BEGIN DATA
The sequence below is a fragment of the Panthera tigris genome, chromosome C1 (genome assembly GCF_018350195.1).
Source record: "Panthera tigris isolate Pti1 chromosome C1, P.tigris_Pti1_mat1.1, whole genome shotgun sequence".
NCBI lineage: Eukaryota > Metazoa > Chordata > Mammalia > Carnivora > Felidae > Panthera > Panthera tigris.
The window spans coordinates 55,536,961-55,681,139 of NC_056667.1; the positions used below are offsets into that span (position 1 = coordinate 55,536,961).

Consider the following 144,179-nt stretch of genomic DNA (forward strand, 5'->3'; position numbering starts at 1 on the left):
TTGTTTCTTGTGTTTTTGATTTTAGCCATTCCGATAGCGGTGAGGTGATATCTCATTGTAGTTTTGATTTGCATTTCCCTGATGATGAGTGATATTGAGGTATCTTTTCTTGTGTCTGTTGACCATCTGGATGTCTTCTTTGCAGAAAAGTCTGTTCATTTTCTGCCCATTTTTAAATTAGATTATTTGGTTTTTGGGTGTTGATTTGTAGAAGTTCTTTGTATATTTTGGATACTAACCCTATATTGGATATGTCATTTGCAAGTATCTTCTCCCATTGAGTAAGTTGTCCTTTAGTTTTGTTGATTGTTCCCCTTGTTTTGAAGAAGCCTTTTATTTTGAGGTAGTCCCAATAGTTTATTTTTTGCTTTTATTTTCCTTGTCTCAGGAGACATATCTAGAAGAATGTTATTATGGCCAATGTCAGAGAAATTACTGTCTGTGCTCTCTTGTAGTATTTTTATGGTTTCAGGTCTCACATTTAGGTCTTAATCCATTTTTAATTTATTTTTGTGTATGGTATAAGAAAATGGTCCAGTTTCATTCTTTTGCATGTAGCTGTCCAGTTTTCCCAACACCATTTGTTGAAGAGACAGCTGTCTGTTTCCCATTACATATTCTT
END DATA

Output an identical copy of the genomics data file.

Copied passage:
The sequence below is a fragment of the Panthera tigris genome, chromosome C1 (genome assembly GCF_018350195.1).
Source record: "Panthera tigris isolate Pti1 chromosome C1, P.tigris_Pti1_mat1.1, whole genome shotgun sequence".
NCBI lineage: Eukaryota > Metazoa > Chordata > Mammalia > Carnivora > Felidae > Panthera > Panthera tigris.
The window spans coordinates 55,536,961-55,681,139 of NC_056667.1; the positions used below are offsets into that span (position 1 = coordinate 55,536,961).

Consider the following 144,179-nt stretch of genomic DNA (forward strand, 5'->3'; position numbering starts at 1 on the left):
TTGTTTCTTGTGTTTTTGATTTTAGCCATTCCGATAGCGGTGAGGTGATATCTCATTGTAGTTTTGATTTGCATTTCCCTGATGATGAGTGATATTGAGGTATCTTTTCTTGTGTCTGTTGACCATCTGGATGTCTTCTTTGCAGAAAAGTCTGTTCATTTTCTGCCCATTTTTAAATTAGATTATTTGGTTTTTGGGTGTTGATTTGTAGAAGTTCTTTGTATATTTTGGATACTAACCCTATATTGGATATGTCATTTGCAAGTATCTTCTCCCATTGAGTAAGTTGTCCTTTAGTTTTGTTGATTGTTCCCCTTGTTTTGAAGAAGCCTTTTATTTTGAGGTAGTCCCAATAGTTTATTTTTTGCTTTTATTTTCCTTGTCTCAGGAGACATATCTAGAAGAATGTTATTATGGCCAATGTCAGAGAAATTACTGTCTGTGCTCTCTTGTAGTATTTTTATGGTTTCAGGTCTCACATTTAGGTCTTAATCCATTTTTAATTTATTTTTGTGTATGGTATAAGAAAATGGTCCAGTTTCATTCTTTTGCATGTAGCTGTCCAGTTTTCCCAACACCATTTGTTGAAGAGACAGCTGTCTGTTTCCCATTACATATTCTT